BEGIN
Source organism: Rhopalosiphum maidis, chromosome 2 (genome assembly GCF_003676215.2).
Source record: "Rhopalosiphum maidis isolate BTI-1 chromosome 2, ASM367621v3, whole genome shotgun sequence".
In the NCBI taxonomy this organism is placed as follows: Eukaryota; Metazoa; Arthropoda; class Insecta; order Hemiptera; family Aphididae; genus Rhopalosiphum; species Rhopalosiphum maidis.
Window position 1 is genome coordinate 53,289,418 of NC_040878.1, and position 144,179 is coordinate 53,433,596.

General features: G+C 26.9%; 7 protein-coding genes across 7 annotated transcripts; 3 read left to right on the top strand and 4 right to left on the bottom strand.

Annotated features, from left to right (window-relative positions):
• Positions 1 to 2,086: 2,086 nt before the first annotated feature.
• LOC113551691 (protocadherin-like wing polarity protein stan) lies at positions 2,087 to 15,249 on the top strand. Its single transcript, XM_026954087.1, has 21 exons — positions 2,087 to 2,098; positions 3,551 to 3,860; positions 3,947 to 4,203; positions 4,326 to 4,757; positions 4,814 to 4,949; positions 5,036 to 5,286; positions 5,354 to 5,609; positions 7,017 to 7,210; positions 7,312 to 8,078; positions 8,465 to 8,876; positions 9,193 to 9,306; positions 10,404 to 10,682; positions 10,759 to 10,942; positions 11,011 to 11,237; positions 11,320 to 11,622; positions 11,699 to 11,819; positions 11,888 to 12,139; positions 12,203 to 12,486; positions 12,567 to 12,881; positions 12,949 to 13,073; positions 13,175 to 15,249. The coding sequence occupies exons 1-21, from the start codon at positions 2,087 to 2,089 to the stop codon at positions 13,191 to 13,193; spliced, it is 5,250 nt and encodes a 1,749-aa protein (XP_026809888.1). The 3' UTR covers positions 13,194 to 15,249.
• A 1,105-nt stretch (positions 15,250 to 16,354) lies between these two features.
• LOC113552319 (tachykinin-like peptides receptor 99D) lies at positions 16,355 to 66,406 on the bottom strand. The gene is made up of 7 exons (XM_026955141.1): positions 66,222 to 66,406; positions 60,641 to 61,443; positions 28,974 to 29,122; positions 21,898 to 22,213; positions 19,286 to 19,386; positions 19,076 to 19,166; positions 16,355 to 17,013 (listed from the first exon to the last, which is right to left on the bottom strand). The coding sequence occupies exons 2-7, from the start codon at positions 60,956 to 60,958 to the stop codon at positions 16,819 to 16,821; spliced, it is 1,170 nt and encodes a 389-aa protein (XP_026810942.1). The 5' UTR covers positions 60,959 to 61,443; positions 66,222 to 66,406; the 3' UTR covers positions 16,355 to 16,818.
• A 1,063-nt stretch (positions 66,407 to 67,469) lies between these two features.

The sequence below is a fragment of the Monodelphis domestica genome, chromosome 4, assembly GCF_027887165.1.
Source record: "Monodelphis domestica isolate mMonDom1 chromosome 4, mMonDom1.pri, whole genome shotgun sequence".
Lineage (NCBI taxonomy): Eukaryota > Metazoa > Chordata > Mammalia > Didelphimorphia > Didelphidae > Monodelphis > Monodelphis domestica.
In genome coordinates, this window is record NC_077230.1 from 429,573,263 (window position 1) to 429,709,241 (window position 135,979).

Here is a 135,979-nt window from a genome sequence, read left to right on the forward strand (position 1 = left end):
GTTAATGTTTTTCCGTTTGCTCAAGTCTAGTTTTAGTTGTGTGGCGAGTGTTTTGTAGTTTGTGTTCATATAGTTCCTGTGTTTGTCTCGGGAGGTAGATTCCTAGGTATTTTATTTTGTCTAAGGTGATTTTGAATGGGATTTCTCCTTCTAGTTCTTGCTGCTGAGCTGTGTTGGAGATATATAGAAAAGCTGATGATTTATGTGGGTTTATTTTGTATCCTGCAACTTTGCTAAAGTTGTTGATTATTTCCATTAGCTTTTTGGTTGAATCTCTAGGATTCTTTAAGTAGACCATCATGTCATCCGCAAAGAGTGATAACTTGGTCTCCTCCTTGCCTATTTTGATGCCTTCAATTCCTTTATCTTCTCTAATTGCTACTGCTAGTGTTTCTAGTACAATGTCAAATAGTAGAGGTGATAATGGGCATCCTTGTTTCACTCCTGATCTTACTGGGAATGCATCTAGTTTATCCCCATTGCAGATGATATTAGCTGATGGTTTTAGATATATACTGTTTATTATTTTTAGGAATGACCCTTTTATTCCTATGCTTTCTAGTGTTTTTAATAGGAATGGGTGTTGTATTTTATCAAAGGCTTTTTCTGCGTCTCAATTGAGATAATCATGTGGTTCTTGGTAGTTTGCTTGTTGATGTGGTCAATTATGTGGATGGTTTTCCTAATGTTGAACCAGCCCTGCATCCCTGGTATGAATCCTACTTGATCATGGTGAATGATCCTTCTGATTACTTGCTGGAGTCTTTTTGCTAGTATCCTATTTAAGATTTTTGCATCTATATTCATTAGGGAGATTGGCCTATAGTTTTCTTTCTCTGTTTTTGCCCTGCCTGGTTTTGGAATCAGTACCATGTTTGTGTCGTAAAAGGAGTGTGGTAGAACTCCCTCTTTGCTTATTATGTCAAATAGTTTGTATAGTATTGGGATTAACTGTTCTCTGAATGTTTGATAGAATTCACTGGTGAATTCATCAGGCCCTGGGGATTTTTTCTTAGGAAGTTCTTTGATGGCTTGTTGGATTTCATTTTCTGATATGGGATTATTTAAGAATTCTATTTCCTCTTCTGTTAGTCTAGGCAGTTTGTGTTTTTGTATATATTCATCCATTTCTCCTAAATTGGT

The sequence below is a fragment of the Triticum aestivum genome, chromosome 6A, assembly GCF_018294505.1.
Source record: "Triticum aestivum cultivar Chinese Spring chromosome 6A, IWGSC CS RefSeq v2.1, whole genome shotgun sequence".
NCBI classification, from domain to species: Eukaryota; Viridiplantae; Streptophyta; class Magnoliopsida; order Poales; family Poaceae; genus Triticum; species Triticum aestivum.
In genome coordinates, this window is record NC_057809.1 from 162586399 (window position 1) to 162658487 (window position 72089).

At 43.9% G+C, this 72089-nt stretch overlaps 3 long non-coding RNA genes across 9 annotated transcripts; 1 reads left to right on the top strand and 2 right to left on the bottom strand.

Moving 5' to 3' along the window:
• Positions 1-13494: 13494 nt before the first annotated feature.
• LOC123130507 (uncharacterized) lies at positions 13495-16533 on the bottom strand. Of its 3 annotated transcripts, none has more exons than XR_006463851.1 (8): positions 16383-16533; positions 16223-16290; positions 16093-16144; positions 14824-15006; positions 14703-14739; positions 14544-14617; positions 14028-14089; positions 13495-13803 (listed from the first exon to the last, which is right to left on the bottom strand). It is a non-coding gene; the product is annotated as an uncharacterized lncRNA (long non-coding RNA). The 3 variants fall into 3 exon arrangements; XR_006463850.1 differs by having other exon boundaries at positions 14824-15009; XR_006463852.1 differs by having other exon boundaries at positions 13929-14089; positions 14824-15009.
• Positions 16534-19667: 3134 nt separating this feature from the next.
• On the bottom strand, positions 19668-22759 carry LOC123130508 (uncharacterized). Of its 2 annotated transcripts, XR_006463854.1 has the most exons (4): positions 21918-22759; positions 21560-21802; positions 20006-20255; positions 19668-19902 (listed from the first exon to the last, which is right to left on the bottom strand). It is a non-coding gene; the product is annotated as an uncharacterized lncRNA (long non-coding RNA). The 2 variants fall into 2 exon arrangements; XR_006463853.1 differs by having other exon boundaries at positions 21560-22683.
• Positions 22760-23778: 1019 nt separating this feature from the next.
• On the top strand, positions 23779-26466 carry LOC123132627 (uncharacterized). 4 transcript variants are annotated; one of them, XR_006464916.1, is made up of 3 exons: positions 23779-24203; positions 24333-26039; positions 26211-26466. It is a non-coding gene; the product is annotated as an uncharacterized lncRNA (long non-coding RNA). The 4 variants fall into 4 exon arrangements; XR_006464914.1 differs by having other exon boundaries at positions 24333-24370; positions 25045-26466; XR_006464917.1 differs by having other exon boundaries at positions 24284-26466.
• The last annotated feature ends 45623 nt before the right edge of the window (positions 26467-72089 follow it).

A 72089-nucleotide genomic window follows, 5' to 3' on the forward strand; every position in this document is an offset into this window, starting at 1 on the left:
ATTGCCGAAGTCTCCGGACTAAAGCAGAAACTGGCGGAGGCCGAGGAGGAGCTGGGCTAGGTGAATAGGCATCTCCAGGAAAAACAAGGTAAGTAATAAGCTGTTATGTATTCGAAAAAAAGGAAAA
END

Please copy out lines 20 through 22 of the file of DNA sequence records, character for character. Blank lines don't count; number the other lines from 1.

NCBI classification, from domain to species: Eukaryota; Viridiplantae; Streptophyta; class Magnoliopsida; order Poales; family Poaceae; genus Triticum; species Triticum aestivum.
In genome coordinates, this window is record NC_057809.1 from 162586399 (window position 1) to 162658487 (window position 72089).

At 43.9% G+C, this 72089-nt stretch overlaps 3 long non-coding RNA genes across 9 annotated transcripts; 1 reads left to right on the top strand and 2 right to left on the bottom strand.